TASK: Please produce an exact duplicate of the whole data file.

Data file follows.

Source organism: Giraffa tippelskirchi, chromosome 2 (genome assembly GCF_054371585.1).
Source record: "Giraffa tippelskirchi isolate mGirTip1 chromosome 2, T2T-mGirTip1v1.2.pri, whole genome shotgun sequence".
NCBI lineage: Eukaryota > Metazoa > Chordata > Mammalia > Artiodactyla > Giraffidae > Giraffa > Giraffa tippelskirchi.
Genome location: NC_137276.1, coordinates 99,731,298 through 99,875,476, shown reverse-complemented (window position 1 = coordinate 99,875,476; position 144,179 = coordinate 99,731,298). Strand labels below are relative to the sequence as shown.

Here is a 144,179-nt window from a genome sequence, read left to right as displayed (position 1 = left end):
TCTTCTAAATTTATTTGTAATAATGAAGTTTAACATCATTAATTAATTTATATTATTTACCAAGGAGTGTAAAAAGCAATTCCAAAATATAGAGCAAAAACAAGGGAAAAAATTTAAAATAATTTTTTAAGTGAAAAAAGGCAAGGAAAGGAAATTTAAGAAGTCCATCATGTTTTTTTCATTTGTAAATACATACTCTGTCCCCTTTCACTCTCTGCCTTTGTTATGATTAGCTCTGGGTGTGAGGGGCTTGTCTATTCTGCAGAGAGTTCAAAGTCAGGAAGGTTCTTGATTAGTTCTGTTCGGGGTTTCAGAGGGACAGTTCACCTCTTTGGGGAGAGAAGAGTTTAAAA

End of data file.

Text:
Source organism: Giraffa tippelskirchi, chromosome 2 (genome assembly GCF_054371585.1).
Source record: "Giraffa tippelskirchi isolate mGirTip1 chromosome 2, T2T-mGirTip1v1.2.pri, whole genome shotgun sequence".
NCBI lineage: Eukaryota > Metazoa > Chordata > Mammalia > Artiodactyla > Giraffidae > Giraffa > Giraffa tippelskirchi.
Genome location: NC_137276.1, coordinates 99,731,298 through 99,875,476, shown reverse-complemented (window position 1 = coordinate 99,875,476; position 144,179 = coordinate 99,731,298). Strand labels below are relative to the sequence as shown.

Here is a 144,179-nt window from a genome sequence, read left to right as displayed (position 1 = left end):
TCTTCTAAATTTATTTGTAATAATGAAGTTTAACATCATTAATTAATTTATATTATTTACCAAGGAGTGTAAAAAGCAATTCCAAAATATAGAGCAAAAACAAGGGAAAAAATTTAAAATAATTTTTTAAGTGAAAAAAGGCAAGGAAAGGAAATTTAAGAAGTCCATCATGTTTTTTTCATTTGTAAATACATACTCTGTCCCCTTTCACTCTCTGCCTTTGTTATGATTAGCTCTGGGTGTGAGGGGCTTGTCTATTCTGCAGAGAGTTCAAAGTCAGGAAGGTTCTTGATTAGTTCTGTTCGGGGTTTCAGAGGGACAGTTCACCTCTTTGGGGAGAGAAGAGTTTAAAA